When I was told I was flying to an Indian literary festival on Kuwait Airways, I was ready to arrive in style. Etihad Airways, Qatar Airways, Emirates — the region is known for its luxurious, pampered version of air travel. Perhaps Kuwait Airways would have a new Airbus A380 with an on-board lounge? High-thread-count bathrobes? Personal air butlers? In any case, I hoped the wine menu would have a nice dry Riesling to help me ease into a different climate, and, heck, some free spa products would be nice.
I was travelling from my home in New York. When I arrived at JFK, I approached a plane so tired-looking, it might as well have been a Douglas DC-3. The blue-and-white livery sported nothing more than the airline’s name and an unidentifiable bird — speculation on the internet ranges between crane, stork, falcon and “big chicken”. Once aboard, I entered a retro colour scheme combining the 1960s, 1970s and 1980s. I half expected the Gulf version of the cast of Mad Men to appear.
My business-class seat did not fully recline; it creaked a couple of degrees and then called it a night. Meanwhile, a flight attendant gracefully dropped what looked like the world’s largest date on my armrest. This was not a good idea, as it attracted the world’s largest fly, which would buzz around the cabin and swoop onto my armrest for the duration of the flight, hoping for more oversize sweets. Dazed and confused, I reached for the drinks menu: Diet Pepsi, Coke, 7UP, a variety of flavoured teas.
Oh, God. Oh, no. A dry flight.
Air travel is hard sometimes, I know. And everyone loves to complain about it — the overbooked flights, the security-screening shoe removal, the queues, the food. But the truth is that air travel can be a cultural experience, even when — maybe especially when — things go wrong. Flying on the best airlines, such as Singapore or Emirates, may lead to placid boasts of on-board showers and Heston Blumenthal–grade meals, but flying on a bad airline can be far more interesting than your destination.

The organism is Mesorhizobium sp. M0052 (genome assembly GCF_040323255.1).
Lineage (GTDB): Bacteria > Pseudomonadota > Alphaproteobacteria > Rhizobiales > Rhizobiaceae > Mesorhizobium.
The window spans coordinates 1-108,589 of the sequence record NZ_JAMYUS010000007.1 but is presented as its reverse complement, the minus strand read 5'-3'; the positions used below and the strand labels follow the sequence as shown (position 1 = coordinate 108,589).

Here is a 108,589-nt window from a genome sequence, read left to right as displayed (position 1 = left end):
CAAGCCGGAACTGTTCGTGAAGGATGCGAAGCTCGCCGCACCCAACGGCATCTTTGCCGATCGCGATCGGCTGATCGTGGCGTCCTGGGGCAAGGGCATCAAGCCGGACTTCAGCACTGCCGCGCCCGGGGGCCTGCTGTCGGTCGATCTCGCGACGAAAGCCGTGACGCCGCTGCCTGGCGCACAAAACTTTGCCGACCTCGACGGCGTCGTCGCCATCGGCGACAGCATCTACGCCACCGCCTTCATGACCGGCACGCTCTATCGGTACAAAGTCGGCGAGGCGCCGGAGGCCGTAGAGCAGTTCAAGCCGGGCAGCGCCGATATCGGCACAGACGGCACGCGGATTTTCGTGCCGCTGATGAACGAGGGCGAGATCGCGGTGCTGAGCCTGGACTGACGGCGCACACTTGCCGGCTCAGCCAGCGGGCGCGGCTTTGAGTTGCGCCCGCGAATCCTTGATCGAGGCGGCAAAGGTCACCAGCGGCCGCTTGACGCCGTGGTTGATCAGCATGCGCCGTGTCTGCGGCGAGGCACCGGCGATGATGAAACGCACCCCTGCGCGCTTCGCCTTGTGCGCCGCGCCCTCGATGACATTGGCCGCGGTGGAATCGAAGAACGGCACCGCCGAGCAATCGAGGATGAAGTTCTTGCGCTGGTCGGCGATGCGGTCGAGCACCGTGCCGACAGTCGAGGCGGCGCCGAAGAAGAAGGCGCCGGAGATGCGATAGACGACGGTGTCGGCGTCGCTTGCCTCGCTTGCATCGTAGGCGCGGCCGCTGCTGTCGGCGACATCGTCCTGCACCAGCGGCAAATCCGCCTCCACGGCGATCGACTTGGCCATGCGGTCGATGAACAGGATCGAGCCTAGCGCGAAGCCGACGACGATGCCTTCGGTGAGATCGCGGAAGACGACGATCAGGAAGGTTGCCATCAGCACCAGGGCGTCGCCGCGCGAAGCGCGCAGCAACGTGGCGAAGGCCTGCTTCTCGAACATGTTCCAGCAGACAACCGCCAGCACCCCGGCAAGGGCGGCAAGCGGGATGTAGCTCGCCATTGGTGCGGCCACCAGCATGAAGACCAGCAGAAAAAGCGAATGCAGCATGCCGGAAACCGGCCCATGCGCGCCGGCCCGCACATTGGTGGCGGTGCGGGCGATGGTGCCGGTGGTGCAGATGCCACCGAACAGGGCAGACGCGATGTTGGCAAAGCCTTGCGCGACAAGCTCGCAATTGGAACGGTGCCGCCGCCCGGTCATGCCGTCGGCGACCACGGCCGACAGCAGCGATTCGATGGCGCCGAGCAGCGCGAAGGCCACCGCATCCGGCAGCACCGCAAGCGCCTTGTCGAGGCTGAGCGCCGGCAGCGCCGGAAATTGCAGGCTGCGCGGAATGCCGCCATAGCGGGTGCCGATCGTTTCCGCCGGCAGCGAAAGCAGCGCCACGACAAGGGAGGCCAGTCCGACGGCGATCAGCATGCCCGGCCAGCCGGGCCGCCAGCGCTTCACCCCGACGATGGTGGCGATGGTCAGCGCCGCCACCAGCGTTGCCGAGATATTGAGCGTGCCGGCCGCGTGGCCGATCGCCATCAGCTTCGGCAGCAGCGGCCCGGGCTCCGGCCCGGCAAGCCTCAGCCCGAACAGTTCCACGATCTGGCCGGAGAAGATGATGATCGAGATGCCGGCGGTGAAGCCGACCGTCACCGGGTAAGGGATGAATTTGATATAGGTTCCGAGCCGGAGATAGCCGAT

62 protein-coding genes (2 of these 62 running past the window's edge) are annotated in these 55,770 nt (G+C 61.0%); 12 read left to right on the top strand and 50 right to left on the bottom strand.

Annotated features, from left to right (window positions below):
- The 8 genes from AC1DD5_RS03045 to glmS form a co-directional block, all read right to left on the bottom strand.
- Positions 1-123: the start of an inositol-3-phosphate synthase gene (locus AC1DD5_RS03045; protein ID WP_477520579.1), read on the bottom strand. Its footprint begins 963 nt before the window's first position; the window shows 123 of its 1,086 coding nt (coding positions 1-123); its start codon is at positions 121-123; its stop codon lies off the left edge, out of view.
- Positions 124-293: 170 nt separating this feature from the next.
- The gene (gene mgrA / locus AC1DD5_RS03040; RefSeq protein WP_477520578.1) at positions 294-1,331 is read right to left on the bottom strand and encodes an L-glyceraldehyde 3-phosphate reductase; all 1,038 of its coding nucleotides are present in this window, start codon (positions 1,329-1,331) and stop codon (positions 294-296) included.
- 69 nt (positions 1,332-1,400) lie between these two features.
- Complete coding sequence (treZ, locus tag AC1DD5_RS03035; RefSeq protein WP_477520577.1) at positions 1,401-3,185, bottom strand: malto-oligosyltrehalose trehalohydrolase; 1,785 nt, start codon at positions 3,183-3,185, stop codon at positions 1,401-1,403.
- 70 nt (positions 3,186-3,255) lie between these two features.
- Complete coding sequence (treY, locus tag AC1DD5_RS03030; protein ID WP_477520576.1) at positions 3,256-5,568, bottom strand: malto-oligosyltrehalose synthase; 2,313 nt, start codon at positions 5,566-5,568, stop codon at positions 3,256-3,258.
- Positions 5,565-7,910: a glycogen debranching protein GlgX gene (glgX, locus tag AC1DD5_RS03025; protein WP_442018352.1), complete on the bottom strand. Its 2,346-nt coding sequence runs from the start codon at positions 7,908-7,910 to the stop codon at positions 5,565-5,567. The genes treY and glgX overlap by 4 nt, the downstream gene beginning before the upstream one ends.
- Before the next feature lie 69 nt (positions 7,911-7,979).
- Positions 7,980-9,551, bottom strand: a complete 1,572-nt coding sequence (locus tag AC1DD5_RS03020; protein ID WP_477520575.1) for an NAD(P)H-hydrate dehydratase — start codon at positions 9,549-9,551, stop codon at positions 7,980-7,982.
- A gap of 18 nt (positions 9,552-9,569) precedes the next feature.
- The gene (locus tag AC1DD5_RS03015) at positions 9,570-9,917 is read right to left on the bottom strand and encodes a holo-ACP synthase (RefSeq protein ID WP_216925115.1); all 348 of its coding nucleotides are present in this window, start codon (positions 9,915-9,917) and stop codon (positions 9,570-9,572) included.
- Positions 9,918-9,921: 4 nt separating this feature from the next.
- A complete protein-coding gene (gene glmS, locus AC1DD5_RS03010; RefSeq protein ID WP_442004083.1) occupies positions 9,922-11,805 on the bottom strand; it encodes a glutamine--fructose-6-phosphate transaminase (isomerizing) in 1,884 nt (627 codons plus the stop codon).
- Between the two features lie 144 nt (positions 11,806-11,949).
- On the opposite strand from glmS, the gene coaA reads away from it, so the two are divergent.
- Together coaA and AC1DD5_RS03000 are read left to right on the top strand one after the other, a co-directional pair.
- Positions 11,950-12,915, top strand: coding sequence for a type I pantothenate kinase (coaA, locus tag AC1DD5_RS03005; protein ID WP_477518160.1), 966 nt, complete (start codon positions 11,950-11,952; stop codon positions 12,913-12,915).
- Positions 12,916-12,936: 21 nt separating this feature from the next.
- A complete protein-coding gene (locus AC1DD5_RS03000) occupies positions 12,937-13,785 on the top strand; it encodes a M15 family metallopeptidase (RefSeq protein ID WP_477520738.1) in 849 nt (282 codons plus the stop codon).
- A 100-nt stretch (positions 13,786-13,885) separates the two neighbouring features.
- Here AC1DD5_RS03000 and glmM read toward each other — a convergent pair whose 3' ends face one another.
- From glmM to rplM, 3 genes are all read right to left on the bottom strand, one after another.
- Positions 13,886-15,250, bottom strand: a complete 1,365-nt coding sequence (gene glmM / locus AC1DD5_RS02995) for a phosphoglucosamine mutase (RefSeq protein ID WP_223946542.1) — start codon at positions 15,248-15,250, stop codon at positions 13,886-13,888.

Even Kuwait Airways, as dated as it seemed, had its sweet moments. Once, as I was squealing from back pain in my non-reclining seat, a flight attendant gently tucked a blanket over my writhing form. I was served high-octane Arabic coffee out of a golden samovar and given a Kuwait Airways computer mouse as a gift. (If only I still owned the Texas Instruments computer it was clearly intended for.) The fly and I eventually became friends.
Far lower on the food chain was the old Varig airline of Brazil, a once proud national carrier I actually saw fade out of existence in 2006.
To begin with, I spent a pleasant day being tortured at Sao Paulo International Airport. Its crack security team was convinced that the half-dozen disposable cameras I had brought to Brazil (this was before the ubiquity of camera phones) constituted an explosive device. I was sure I would miss my flight, but, fortunately, it was delayed for three hours. Then six. Then 10. Finally, a bus came to drive the business-class passengers to a hotel behind a series of favelas.